The world’s first major summit on artificial intelligence (AI) safety opens in Britain Wednesday, with political and tech leaders set to discuss possible responses to the society-changing technology.
British Prime Minister Rishi Sunak, U.S. Vice President Kamala Harris, EU chief Ursula von der Leyen and U.N. Secretary-General Antonio Guterres will all attend the two-day conference, which will focus on growing fears about the implications of so-called frontier AI.
The release of the latest models has offered a glimpse into the potential of AI, but has also prompted concerns around issues ranging from job losses to cyber-attacks and the control that humans actually have over the systems.
Sunak, whose government initiated the gathering, said in a speech last week that his “ultimate goal” was “to work towards a more international approach to safety where we collaborate with partners to ensure AI systems are safe before they are released.
“We will push hard to agree the first ever international statement about the nature of these risks,” he added, drawing comparisons to the approach taken to climate change.
But London has reportedly had to scale back its ambitions around ideas such as launching a new regulatory body amid a perceived lack of enthusiasm.
Italian Prime Minister Giorgia Meloni is one of the only world leaders, and only one from the G7, attending the conference.
Elon Musk is due to appear, but it is not clear yet whether he will be physically at the summit in Bletchley Park, north of London, where top British codebreakers cracked Nazi Germany’s “Enigma” code.
While the potential of AI raises many hopes, particularly for medicine, its development is seen as largely unchecked.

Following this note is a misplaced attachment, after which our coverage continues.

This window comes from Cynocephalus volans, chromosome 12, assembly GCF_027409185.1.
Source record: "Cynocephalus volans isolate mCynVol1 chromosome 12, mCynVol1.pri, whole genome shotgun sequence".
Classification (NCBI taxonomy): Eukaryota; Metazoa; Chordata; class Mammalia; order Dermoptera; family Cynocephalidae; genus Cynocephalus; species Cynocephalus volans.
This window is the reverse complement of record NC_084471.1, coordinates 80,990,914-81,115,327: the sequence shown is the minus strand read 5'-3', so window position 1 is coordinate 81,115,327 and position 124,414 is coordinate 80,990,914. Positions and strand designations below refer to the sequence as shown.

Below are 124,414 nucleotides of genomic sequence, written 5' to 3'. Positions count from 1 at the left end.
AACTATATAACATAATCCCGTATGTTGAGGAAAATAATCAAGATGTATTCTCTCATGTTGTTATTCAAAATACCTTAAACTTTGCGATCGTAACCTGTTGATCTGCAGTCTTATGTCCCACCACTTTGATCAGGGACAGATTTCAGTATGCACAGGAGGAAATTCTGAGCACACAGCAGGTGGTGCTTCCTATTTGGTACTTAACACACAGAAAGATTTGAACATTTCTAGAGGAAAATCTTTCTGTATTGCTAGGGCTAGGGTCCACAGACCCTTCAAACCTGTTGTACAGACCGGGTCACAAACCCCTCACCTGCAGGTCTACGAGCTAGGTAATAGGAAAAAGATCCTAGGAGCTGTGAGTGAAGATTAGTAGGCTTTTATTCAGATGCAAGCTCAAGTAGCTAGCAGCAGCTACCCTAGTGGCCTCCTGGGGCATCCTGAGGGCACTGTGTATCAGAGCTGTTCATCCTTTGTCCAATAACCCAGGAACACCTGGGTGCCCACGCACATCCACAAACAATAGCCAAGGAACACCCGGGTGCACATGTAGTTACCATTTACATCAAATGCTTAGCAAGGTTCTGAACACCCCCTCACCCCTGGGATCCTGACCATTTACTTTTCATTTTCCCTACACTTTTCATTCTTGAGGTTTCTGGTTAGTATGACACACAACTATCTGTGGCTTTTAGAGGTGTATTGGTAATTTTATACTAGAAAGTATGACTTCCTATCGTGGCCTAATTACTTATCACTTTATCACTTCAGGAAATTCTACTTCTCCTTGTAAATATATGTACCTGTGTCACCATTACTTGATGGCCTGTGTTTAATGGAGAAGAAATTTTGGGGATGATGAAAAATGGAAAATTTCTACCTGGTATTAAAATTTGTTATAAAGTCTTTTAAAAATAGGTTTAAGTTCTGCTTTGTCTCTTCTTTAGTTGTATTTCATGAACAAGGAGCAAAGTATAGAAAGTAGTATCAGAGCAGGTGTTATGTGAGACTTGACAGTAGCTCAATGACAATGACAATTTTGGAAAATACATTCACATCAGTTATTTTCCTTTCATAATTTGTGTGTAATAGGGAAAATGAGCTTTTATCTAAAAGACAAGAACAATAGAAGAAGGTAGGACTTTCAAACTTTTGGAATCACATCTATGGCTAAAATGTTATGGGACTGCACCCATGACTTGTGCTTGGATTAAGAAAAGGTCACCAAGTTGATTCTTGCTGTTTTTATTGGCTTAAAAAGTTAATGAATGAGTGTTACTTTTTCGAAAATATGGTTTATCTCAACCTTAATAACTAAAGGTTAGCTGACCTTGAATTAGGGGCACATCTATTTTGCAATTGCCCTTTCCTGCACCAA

In his speech, Sunak stressed the need for countries to develop “a shared understanding of the risks that we face.”
But lawyer and investigator Cori Crider, a campaigner for “fair” technology, warned that the summit could be “a bit of a talking shop.
“If he were serious about safety, Rishi Sunak needed to roll deep and bring all of the U.K. majors and regulators in tow and he hasn’t,” she told a press conference in San Francisco.
“Where is the labor regulator looking at whether jobs are being made unsafe or redundant? Where’s the data protection regulator?” she asked.
Having faced criticism for only looking at the risks of AI, the U.K. Wednesday pledged $46 million to fund AI projects around the world, starting in Africa.
Ahead of the meeting, the G7 powers agreed on Monday on a non-binding “code of conduct” for companies developing the most advanced AI systems.
The White House announced its own plan to set safety standards for the deployment of AI that will require companies to submit certain systems to government review.
And in Rome, ministers from Italy, Germany and France called for an “innovation-friendly approach” to regulating AI in Europe, as they urged more investment to challenge the U.S. and China.
China will be present, but it is unclear at what level.
News website Politico reported London invited President Xi Jinping, to signify its eagerness for a senior representative.
Beijing’s invitation has raised eyebrows amid heightened tensions with Western nations and accusations of technological espionage.